The opinion of the court was delivered by: Dora L. Irizarry, United States District Judge
On June 22, 2010, defendants removed this action from New York State Supreme Court, Kings County. Because no basis exists for the exercise of federal jurisdiction over this matter, removal of this action is improper and the action is remanded to the state court.
The court may raise the issue of subject matter jurisdiction at any time sua sponte. See, e.g., McGinty v. New York, 251 F.3d 84, 90 (2d Cir.2001) ("Whether a federal court has subject matter jurisdiction is a question that may be raised at any time... by the court sua sponte.") (internal quotation marks and citation omitted). If a federal district court determines at any time before final judgment that it does not have subject matter jurisdiction over a matter removed from state court, it is required to remand the case to state court for further proceedings. See 28 U.S.C. § 1447(c).
Here, in its notice of removal, defendants assert that the court has jurisdiction over this matter because there is complete diversity and the amount in controversy exceeds $75,000. Notice of Removal, ¶ 7. Defendants further contend that, "[u]pon information and belief, as set forth in Plaintiff's Complaint, Plaintiff is/was, at the time of the commencement of this action, a citizen of the State of Pennsylvania." Notice of Removal, ¶ 10. However, the complaint clearly and plainly states "at all times herein mentioned, plaintiff was a resident of the County of Kings, State of New York." Compl. ¶ 1. Indeed, there appears to be no mention of Pennsylvania in the complaint. Therefore, federal jurisdiction is not available under 28 U.S.C. § 1332 because diversity of citizenship is not properly alleged to exist between the plaintiff and defendants.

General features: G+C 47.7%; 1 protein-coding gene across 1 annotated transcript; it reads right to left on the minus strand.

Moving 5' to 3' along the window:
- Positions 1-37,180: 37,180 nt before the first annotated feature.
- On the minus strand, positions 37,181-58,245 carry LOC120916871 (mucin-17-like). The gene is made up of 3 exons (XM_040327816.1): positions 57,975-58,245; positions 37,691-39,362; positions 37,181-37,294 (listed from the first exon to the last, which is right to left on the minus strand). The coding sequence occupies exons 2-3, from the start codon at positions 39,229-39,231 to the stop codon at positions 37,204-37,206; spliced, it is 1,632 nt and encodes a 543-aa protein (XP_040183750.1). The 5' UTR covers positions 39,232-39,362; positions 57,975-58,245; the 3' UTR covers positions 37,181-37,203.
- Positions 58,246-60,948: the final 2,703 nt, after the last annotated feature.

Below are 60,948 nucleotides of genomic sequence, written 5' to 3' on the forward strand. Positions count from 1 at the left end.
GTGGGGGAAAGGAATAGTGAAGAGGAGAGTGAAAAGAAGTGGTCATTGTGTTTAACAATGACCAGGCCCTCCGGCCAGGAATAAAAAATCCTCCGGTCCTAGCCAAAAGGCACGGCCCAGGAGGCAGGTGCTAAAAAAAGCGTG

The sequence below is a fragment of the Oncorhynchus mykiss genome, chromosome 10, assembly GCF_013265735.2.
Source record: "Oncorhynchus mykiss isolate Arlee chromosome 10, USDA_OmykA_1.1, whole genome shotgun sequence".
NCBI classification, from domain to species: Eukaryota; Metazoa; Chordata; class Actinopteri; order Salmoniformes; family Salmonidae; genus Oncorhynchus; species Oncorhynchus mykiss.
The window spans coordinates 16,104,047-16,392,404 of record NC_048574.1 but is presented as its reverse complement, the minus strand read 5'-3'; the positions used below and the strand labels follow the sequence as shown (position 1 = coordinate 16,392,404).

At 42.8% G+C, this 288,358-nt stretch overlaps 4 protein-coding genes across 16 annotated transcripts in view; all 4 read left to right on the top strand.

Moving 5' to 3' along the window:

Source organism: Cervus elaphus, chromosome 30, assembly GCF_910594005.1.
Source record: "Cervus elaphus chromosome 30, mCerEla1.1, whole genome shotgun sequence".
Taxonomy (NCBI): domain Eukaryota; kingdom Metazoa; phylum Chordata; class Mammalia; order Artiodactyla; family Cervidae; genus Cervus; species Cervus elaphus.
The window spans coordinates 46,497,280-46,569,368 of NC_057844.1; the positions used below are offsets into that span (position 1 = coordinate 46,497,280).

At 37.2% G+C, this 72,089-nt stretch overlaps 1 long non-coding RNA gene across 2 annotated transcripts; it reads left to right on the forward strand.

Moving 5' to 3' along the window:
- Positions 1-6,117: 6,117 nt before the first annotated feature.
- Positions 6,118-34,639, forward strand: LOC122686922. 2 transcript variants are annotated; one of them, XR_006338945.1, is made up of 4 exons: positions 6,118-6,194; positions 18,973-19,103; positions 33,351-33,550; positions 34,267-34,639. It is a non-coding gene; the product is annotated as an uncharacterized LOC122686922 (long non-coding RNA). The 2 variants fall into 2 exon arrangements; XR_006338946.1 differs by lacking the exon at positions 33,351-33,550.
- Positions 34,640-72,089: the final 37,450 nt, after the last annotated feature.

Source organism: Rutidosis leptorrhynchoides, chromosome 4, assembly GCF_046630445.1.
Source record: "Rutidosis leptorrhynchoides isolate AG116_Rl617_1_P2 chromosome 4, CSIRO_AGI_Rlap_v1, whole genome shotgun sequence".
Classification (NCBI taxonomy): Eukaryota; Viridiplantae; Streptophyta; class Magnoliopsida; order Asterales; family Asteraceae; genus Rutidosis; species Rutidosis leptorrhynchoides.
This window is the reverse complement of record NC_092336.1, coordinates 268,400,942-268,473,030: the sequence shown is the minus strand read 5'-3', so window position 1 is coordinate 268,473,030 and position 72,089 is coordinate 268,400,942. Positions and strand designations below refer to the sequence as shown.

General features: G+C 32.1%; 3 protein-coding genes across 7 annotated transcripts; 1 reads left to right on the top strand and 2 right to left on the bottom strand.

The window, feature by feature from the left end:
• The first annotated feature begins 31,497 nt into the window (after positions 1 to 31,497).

Accordingly, because the Court lacks subject matter jurisdiction over the instant action, the matter is remanded to state court. 28 U.S.C. § 1447(c).
DORA L. IRIZARRY United States District Judge
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